Low luminance visual acuity as a clinical measure and clinical trial outcome measure: a scoping review.
Wood LJ., Jolly JK., Buckley TM., Josan AS., MacLaren RE.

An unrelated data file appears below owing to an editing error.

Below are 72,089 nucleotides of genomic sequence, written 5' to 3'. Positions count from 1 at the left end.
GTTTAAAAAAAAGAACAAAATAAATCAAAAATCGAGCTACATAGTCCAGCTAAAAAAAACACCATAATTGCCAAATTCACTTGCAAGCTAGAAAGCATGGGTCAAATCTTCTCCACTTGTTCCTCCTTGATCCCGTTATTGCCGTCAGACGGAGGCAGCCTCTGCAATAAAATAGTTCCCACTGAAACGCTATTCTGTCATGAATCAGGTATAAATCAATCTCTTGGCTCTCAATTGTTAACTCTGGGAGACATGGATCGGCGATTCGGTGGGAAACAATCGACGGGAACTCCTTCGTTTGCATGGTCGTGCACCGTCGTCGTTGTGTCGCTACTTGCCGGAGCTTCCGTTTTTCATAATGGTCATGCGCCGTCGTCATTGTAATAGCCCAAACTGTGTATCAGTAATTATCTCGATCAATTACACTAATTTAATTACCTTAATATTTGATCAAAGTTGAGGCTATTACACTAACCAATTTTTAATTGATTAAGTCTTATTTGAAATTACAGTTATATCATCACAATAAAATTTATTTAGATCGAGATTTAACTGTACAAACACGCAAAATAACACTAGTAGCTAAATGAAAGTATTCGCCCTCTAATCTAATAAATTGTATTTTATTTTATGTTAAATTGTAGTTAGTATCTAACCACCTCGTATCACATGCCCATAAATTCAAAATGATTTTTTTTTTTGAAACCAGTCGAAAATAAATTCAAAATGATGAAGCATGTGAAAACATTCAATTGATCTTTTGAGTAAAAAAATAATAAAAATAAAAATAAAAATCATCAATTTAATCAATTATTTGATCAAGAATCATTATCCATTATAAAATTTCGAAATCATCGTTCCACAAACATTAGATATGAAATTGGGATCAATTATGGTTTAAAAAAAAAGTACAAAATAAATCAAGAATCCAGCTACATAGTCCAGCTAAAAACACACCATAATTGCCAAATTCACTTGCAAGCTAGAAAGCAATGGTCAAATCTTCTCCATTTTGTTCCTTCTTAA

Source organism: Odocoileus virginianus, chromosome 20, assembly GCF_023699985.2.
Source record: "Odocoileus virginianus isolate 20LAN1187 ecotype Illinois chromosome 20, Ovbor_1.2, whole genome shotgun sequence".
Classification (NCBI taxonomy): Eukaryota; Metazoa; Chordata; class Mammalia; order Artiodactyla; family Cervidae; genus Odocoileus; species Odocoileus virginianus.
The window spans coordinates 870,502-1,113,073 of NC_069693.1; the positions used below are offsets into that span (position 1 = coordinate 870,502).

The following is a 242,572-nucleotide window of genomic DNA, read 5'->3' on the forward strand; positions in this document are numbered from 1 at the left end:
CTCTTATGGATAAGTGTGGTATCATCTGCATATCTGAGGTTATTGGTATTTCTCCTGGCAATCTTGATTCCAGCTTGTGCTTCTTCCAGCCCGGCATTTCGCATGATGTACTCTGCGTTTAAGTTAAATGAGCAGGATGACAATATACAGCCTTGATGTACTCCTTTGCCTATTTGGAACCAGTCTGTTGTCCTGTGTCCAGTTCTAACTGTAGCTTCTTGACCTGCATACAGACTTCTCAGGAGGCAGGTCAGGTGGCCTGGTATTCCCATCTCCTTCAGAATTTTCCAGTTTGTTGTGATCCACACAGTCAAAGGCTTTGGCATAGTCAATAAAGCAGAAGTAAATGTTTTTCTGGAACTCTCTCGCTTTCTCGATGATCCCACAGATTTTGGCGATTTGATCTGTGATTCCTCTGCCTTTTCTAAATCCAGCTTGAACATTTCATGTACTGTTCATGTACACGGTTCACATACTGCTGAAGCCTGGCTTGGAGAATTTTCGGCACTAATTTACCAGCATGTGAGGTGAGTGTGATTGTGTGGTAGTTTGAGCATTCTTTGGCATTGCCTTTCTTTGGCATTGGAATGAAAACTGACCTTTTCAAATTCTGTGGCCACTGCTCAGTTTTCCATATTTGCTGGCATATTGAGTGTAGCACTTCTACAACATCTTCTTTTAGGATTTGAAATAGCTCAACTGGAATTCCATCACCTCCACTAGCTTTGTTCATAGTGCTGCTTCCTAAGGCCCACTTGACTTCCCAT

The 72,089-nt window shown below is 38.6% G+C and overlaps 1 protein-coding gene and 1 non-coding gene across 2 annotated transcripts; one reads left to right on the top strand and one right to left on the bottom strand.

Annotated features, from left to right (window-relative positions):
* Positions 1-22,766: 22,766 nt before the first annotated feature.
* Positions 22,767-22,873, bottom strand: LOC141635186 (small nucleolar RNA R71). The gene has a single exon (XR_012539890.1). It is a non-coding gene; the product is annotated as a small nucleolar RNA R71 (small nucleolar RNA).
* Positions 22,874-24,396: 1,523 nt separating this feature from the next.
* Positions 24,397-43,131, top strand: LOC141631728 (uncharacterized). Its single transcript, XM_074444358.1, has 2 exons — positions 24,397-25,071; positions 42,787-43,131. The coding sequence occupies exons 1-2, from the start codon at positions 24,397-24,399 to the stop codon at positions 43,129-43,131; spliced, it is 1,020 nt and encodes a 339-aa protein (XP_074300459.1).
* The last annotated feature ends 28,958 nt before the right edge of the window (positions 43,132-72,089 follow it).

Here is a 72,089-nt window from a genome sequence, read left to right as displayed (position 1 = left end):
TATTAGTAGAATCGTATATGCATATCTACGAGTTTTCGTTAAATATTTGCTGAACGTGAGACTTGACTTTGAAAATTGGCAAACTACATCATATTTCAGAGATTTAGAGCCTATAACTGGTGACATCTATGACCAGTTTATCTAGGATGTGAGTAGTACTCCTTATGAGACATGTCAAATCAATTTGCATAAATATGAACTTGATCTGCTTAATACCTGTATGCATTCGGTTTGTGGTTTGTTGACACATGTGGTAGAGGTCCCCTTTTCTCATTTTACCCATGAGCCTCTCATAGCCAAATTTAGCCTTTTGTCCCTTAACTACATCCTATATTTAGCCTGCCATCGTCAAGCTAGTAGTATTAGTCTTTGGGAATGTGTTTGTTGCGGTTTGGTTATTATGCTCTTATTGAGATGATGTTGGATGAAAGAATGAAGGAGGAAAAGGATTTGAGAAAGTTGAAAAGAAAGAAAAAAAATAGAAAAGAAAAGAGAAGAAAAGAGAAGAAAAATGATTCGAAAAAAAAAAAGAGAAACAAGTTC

PURPOSE: The measurement of standard visual acuity (VA) is the most well-known part of any ophthalmic examination to indicate visual function. Despite this, it is insensitive in detecting early disease changes. Therefore, other visual function tests have been developed including low luminance VA (LLVA) and low luminance deficit (LLD). This scoping literature review aims to summarise the current published applications of LLVA and LLD assessments to evaluate their utility as clinical markers and research outcome measures in a variety of ophthalmic conditions. RECENT FINDINGS: Sixty-five peer-reviewed publications were included. LLVA was pioneered for use in geographic atrophy, a subtype of age-related macular degeneration, which remains the mainstay of its clinical application. However, other studies have reported additional useful applications in inherited retinal diseases including rare maculopathies and rod-cone dystrophies. Although there are some variations in testing methodology, use of the standard Early Treatment Diabetic Retinopathy Study (ETDRS) chart with a 2.0 log unit neutral density filter is the most popular approach. The optimal testing luminance is still to be defined. SUMMARY: Overall, LLVA is an earlier clinical marker of change in central retinal function than standard VA. It has been shown to be a risk factor for disease progression and a better indicator of a patient's level of everyday visual function. It is inexpensive and simple to implement using readily available standard ophthalmic equipment.